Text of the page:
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The Vault at PfaffsAn Archive of Art and Literature by the Bohemians of Antebellum New York
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                  The  Gorilla Club. 
Our quarters we dubbed  Gorilla Eyry.  When
a good thing was said we beat our breasts
and howled in appreciation.    We had a chorus
parodied from a popular song, thus:
      On the banks of the gay Mis-sis-sippi
	There dwelt a Gorilla alone!
       On the banks of the gay Mis-sis-sippi
	There dwelt a Gorilla, all alone! 
  sung a little after the style of the burlesque
jodel of  Lulli-li-etee!  which I remember
in my boy-days as prevalent in the streets
of London.      Hills, too, and I used to address
one another in the styles of the newspapers we
represented; thus  our mendacious and utterly
shameless contemporary  would be requested to
pass the ham and eggs at dinner, to which
 the incendiary organ of nigger-worshipping
abolitionists  would politely respond; a
form of badinage in which Howell came in
for his share.       In short there was plenty
of fooling and some humor.    Here are a 
couple of verses (slightly modified) which
Hills used to sing, all joining in chorus:
      I wish I had a pile of rails
	To fence my garden rou-ow-ownd
       To keep the nasty neighbor s hogs
	From rooting up the grou-ow-ound!
Page
Title:Thomas Butler Gunn Diaries, Volume Twenty-One: page one hundred and seventy-five
Description:Regarding the ''Gorilla Club.''
Date:1863-01-12
Subject:Civil War; Food; Gunn, Thomas Butler; Hills, A.C.; Howell; Journalism; New York herald.; New York tribune.; Songs
Coverage (City/State):[Baton Rouge, Louisiana]
Scan Date:2010-11-18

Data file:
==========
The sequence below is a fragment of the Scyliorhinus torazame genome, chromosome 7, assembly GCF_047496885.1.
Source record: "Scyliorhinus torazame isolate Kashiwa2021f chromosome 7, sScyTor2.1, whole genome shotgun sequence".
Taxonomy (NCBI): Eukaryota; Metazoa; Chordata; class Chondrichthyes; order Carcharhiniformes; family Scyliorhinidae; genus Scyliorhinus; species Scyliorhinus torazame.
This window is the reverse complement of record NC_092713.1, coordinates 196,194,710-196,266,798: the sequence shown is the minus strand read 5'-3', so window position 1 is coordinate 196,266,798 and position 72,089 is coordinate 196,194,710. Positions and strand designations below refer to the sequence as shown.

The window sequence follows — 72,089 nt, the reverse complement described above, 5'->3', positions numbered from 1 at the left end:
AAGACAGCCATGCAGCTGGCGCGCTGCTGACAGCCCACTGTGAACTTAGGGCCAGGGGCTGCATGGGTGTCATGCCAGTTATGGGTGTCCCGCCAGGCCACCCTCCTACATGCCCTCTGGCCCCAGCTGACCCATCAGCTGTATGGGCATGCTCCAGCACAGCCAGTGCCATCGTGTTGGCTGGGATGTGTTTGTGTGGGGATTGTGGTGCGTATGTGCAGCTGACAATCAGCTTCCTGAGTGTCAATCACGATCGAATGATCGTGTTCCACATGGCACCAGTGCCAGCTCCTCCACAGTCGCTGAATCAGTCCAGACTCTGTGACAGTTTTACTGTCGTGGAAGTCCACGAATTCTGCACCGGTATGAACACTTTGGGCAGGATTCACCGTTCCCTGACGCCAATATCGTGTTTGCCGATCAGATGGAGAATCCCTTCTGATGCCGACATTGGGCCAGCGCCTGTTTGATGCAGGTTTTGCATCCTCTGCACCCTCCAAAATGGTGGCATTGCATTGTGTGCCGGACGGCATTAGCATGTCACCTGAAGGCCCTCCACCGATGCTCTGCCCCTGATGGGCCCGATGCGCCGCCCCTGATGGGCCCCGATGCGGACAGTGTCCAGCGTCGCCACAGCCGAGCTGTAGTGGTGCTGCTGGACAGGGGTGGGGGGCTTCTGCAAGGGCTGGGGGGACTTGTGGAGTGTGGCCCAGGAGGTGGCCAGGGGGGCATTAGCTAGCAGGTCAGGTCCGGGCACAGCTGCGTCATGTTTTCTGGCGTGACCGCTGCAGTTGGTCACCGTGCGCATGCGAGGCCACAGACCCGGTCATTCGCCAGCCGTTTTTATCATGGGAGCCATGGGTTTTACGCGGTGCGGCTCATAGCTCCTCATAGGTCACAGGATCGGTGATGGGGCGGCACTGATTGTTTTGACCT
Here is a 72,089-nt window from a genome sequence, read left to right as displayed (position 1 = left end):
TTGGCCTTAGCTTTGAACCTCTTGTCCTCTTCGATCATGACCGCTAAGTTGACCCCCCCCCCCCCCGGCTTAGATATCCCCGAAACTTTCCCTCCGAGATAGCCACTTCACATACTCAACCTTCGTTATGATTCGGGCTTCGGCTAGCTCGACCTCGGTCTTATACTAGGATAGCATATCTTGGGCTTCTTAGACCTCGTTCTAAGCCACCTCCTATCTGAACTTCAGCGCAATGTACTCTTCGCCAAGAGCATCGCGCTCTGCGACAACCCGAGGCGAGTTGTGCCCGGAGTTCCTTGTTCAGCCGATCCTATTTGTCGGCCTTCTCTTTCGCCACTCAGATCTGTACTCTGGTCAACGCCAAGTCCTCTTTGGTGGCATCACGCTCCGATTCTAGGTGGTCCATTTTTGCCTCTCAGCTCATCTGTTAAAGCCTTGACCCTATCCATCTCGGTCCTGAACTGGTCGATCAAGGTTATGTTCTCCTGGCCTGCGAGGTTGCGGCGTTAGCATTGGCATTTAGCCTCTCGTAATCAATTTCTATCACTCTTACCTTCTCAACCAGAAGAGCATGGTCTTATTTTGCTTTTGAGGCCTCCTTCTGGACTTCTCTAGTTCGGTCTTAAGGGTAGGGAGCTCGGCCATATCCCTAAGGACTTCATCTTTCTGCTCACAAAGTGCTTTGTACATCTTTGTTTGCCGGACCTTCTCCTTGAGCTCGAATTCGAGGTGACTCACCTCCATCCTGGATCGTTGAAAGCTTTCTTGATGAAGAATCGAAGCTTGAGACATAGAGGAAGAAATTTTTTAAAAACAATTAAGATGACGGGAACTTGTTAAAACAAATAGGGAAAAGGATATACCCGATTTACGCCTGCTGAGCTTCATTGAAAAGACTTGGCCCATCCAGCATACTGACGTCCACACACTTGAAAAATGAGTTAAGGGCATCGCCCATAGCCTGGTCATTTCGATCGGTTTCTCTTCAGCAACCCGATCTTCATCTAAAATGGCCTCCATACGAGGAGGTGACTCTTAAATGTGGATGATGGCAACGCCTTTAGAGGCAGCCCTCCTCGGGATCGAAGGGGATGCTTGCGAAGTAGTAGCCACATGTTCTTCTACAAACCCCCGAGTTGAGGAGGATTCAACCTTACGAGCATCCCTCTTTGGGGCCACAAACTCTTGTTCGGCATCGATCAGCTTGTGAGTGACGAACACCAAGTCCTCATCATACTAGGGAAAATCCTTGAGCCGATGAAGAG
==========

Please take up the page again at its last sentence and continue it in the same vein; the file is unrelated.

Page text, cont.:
Volume
Title:Thomas Butler Gunn Diaries, Volume Twenty-One
Description:Includes Gunn's descriptions of his experiences as a war correspondent for ""The New York Tribune"" at New Orleans, Louisiana, and Baton Rouge, Louisiana; boarding house living; a visit to the Rawlings family; a fight with Mr. Blankman at his boarding house; his journey on the North Star with the Banks expedition; the re-occupation of Baton Rouge by Union forces; a visit to a sugar plantation in Louisiana; and Fanny Fern's daughter Grace Thomson's death.
Subject:African Americans; Boardinghouses; Bohemians; Civil War; Gunn, Thomas Butler; Journalism; Military; Publishers and publishing; Transportation; Travel; Women
Coverage (City/State):New York, New York; New Orleans, Louisiana; Baton Rouge, Louisiana
Note:Thomas Butler Gunn was born February 15, 1826, in Banbury, England, and came to New York in 1849. During the Civil War he worked as a correspondent for the New York Tribune and the New York Evening Post. He returned to England in 1863, and died in Birmingham in April 1903. The collection includes twenty-one volumes of his diaries, including newspaper clippings, letters, photographs, sketches, and various other items inserted by Gunn. Diary entries date from July 7, 1849, to April 7, 1863, and include his experiences with the New York publishing and literary world, his descriptions of boarding houses, his travels throughout the United States, and his experiences traveling with the Federal army as a Civil War correspondent.
Publisher:Missouri History Museum
Rights:Copyright 2010 Missouri History Museum.
Source:Page images, transcriptions, and metadata of the Thomas Butler Gunn diaries have been provided by the Missouri History Museum.